VC water system back to normal | NevadaAppeal.com
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VC water system back to normal

The water system serving the Comstock is back to normal, with restrictions lifted on washing, showering and flushing as of 5 p.m. Wednesday.

Storey County Emergency Management Director Joe Curtis said they’ll probably never know for sure what caused the pipe feeding the siphon where Highway 395 crosses Lakeview Hill to break.

“There were probably some fairly good sized rocks on top of the pipe, but if it happened during construction, who knows,” he said.

Nevada Department of Transportation workers recently finished major construction on the highway through that area.

Curtis said he doesn’t know what the final cost to the county will be, but that the important thing is it’s fixed and, as of Wednesday afternoon, the tanks were refilling.

The leak in the pipe which brings water from Marlette Lake and Hobart Reservoir to the Comstock was discovered by a Nevada Department of Transportation crew Monday afternoon. The damage was two feet into the shoulder about five feet beneath the ground, where the pipe crosses beneath Highway 395.

That forced officials to shut down the system, leaving about 1,100 residents on the Comstock under orders to use no more water than absolutely necessary. But with more than 700,000 gallons of storage in three tanks, the area managed to get through without running out of water.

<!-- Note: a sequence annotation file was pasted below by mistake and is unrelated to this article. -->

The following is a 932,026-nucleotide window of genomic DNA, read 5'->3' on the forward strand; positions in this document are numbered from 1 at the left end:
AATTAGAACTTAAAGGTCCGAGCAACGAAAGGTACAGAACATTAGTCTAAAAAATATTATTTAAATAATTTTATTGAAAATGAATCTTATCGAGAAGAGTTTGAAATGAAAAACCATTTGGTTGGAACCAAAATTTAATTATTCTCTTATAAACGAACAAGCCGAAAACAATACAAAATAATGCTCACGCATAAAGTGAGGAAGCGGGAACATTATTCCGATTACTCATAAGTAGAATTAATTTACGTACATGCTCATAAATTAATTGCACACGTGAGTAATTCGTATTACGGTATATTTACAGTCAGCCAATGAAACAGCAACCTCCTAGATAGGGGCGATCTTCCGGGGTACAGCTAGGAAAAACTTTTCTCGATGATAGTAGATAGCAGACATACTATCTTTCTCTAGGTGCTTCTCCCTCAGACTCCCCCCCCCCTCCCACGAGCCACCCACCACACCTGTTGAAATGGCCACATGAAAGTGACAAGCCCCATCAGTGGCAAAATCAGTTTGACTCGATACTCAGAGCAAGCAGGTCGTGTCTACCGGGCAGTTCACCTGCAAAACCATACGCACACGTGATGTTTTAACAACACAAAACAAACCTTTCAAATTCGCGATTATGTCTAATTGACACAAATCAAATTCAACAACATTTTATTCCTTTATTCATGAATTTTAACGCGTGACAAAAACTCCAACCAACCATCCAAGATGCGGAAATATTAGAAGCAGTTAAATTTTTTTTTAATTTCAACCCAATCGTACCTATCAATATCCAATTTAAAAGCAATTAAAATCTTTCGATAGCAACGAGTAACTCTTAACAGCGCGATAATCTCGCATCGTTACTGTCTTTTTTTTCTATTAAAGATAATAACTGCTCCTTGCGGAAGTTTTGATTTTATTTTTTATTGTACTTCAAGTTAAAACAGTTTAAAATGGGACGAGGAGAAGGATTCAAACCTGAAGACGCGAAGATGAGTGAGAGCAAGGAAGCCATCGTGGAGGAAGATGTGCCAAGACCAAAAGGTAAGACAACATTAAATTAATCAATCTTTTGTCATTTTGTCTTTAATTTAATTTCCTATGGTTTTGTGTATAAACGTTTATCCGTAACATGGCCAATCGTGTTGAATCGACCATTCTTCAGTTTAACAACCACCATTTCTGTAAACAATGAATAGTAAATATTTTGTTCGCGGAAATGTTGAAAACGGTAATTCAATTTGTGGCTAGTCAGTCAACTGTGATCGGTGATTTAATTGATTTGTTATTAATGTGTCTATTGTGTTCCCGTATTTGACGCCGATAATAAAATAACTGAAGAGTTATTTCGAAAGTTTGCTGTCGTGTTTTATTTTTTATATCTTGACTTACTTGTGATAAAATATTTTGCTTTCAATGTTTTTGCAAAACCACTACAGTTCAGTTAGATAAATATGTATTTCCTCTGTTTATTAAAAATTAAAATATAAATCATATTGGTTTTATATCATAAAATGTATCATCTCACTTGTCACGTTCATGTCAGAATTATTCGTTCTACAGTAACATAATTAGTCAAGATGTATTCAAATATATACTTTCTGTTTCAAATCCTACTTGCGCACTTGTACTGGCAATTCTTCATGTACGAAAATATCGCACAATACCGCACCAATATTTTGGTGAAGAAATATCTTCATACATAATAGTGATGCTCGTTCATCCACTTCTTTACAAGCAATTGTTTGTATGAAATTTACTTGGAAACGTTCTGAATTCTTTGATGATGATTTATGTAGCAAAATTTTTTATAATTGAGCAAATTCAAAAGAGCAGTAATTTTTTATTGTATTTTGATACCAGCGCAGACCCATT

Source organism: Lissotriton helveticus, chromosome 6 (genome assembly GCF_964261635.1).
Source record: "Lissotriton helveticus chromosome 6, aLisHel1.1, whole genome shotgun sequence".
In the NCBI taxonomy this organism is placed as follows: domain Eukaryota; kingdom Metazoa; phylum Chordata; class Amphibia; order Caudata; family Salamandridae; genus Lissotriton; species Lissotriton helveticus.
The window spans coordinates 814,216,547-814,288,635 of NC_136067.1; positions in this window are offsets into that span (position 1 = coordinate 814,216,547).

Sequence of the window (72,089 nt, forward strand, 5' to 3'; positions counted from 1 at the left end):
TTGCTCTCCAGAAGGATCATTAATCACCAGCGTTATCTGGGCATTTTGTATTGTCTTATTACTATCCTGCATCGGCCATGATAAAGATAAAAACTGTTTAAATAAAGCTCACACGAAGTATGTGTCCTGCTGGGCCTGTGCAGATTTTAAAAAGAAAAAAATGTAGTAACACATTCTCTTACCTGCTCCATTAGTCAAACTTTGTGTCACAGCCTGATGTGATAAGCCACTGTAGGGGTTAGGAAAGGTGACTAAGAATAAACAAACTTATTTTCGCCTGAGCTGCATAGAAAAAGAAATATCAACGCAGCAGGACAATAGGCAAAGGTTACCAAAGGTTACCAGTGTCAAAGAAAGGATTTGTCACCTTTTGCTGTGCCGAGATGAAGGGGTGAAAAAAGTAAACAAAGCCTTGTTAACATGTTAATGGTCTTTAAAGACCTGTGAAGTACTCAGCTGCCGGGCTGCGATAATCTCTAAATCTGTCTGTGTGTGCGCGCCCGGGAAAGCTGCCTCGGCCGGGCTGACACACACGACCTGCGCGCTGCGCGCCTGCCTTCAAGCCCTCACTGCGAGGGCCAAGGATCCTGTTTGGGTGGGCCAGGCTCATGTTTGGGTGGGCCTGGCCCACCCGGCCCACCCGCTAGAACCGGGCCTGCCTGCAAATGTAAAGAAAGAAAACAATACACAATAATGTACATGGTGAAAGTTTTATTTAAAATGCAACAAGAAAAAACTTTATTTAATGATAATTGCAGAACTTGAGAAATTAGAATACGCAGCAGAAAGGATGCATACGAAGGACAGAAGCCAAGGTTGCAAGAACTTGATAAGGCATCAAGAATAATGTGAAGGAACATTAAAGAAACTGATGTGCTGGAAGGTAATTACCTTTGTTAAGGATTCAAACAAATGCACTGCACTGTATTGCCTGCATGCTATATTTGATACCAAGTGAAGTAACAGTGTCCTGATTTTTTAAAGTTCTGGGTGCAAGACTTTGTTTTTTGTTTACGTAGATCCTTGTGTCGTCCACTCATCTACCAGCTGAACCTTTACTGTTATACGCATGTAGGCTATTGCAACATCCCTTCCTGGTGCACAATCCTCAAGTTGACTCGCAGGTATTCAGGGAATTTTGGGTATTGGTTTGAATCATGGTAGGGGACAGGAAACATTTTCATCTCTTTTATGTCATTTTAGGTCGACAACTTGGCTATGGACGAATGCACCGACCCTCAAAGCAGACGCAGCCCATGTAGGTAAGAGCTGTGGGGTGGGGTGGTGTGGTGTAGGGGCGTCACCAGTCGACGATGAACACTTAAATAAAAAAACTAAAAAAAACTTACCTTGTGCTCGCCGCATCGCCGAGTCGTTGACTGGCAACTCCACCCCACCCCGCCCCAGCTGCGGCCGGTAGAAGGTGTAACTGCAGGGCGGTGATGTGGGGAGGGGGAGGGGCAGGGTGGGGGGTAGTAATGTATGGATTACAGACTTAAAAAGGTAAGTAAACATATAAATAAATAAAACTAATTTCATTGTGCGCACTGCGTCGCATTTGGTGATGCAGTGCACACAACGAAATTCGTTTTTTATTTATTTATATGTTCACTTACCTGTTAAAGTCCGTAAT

Welder Donald Heldoor sealed the pipe with a steel patch Tuesday afternoon, but Curtis said it took several hours after the valves were opened again for the water to fill the system all the way to the crest of the hill above Five Mile Reservoir.

Then, Curtis said, they had to flush the system before they could begin refilling the reservoir tanks, which hold water for Virginia City, Silver City and Gold Hill.

The system is an inverted siphon, which uses gravity and vacuum pressure to move the water first down to Lakeview then back up the hill to Virginia City. It was regarded as an engineering marvel when completed in the 1870s.

Some of the piping, however, is original and the pressure in the siphon system has caused a number of ruptures over the years.

• Contact reporter Geoff Dornan at gdornan@nevadaappeal.com or 687-8750.